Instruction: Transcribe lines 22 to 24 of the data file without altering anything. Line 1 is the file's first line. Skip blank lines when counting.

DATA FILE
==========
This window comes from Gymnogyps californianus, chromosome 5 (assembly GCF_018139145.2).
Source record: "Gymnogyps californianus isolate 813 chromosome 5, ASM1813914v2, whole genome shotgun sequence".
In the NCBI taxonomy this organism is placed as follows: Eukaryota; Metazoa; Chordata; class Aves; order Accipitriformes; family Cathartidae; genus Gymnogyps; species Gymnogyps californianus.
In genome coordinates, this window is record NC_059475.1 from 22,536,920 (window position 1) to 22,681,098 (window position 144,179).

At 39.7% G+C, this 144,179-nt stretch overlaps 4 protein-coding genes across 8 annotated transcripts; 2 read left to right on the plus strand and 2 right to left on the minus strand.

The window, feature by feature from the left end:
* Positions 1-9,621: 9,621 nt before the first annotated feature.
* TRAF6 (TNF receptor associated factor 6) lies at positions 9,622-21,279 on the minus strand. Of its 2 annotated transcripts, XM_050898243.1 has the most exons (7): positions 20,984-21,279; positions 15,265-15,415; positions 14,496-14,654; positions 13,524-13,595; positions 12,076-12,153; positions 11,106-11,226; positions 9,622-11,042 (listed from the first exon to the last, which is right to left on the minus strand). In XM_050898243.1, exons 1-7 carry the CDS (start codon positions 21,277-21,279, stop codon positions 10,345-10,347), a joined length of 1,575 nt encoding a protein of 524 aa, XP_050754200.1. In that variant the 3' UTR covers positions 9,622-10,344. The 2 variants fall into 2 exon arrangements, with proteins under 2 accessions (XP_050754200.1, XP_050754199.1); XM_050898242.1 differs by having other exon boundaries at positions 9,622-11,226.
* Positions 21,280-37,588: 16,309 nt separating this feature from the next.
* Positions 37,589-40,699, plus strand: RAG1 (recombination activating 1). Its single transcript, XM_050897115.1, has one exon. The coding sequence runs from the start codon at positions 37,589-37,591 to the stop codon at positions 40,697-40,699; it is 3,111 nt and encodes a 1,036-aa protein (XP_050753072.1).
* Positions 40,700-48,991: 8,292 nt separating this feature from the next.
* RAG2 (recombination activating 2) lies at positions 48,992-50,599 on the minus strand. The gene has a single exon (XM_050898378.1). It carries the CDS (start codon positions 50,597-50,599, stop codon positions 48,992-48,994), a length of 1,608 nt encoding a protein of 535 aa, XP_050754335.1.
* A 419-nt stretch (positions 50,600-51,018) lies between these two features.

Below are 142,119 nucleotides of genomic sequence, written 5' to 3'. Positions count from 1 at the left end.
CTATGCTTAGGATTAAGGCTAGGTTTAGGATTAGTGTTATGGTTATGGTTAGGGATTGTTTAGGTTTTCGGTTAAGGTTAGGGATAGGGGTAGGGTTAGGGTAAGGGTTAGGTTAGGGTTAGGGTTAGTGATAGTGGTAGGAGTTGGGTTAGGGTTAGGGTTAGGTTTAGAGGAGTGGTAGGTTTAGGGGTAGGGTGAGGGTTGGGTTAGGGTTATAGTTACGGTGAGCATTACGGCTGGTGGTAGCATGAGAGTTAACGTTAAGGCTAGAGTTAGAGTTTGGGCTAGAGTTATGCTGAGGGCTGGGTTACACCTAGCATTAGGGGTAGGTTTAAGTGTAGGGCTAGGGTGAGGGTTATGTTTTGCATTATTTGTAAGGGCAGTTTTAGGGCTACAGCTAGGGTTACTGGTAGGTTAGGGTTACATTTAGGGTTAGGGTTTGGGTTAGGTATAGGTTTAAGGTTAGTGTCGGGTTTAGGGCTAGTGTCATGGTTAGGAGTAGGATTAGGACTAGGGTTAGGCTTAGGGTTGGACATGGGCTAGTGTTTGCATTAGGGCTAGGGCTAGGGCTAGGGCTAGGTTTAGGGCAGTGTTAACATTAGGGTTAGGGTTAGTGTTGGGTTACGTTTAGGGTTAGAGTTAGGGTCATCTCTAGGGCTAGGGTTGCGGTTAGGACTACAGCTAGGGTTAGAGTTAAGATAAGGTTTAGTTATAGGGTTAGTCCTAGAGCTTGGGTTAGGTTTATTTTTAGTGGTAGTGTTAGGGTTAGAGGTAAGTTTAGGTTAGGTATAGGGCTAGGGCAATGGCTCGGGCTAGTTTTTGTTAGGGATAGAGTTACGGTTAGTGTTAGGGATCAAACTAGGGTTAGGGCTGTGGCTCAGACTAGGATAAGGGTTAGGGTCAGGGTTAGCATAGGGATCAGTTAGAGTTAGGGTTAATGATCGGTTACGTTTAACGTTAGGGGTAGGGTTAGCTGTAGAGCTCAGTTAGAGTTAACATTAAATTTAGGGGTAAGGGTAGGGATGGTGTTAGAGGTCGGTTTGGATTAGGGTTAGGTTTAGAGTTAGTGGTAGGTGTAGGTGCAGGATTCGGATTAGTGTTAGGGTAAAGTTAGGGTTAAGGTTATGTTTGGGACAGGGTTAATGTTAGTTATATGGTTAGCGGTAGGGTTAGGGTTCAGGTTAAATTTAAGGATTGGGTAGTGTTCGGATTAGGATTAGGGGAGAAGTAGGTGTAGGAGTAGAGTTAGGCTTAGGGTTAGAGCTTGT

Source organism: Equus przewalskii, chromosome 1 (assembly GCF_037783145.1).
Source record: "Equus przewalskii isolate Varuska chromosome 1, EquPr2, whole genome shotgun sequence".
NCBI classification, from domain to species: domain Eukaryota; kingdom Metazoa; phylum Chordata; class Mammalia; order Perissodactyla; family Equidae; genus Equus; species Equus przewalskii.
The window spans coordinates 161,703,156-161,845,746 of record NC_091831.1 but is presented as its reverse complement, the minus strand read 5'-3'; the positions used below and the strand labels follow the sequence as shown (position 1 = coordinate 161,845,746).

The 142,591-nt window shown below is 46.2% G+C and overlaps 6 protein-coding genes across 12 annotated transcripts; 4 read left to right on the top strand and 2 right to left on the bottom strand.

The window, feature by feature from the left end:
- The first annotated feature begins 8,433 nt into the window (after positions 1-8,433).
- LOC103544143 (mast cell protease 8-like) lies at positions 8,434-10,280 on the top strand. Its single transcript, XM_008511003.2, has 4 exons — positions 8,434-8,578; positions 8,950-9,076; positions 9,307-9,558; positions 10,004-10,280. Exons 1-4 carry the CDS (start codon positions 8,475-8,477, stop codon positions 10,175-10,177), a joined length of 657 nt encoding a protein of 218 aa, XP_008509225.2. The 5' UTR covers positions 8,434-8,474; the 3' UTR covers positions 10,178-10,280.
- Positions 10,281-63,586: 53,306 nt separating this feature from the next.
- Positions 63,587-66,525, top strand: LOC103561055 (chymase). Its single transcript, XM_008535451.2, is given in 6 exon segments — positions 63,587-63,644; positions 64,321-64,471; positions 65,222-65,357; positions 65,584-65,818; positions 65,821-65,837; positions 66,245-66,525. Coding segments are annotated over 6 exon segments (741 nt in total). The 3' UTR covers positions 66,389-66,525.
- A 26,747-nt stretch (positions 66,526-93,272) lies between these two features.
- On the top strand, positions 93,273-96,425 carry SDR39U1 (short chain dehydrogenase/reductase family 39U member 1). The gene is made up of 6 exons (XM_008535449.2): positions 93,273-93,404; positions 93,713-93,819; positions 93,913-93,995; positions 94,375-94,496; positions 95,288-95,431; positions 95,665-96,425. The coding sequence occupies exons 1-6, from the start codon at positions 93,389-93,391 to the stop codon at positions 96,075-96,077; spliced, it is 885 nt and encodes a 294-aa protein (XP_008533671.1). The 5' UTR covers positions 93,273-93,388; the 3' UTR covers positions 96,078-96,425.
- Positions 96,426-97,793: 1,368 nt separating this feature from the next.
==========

- The first annotated feature begins 8,433 nt into the window (after positions 1-8,433).
- LOC103544143 (mast cell protease 8-like) lies at positions 8,434-10,280 on the top strand. Its single transcript, XM_008511003.2, has 4 exons — positions 8,434-8,578; positions 8,950-9,076; positions 9,307-9,558; positions 10,004-10,280. Exons 1-4 carry the CDS (start codon positions 8,475-8,477, stop codon positions 10,175-10,177), a joined length of 657 nt encoding a protein of 218 aa, XP_008509225.2. The 5' UTR covers positions 8,434-8,474; the 3' UTR covers positions 10,178-10,280.
- Positions 10,281-63,586: 53,306 nt separating this feature from the next.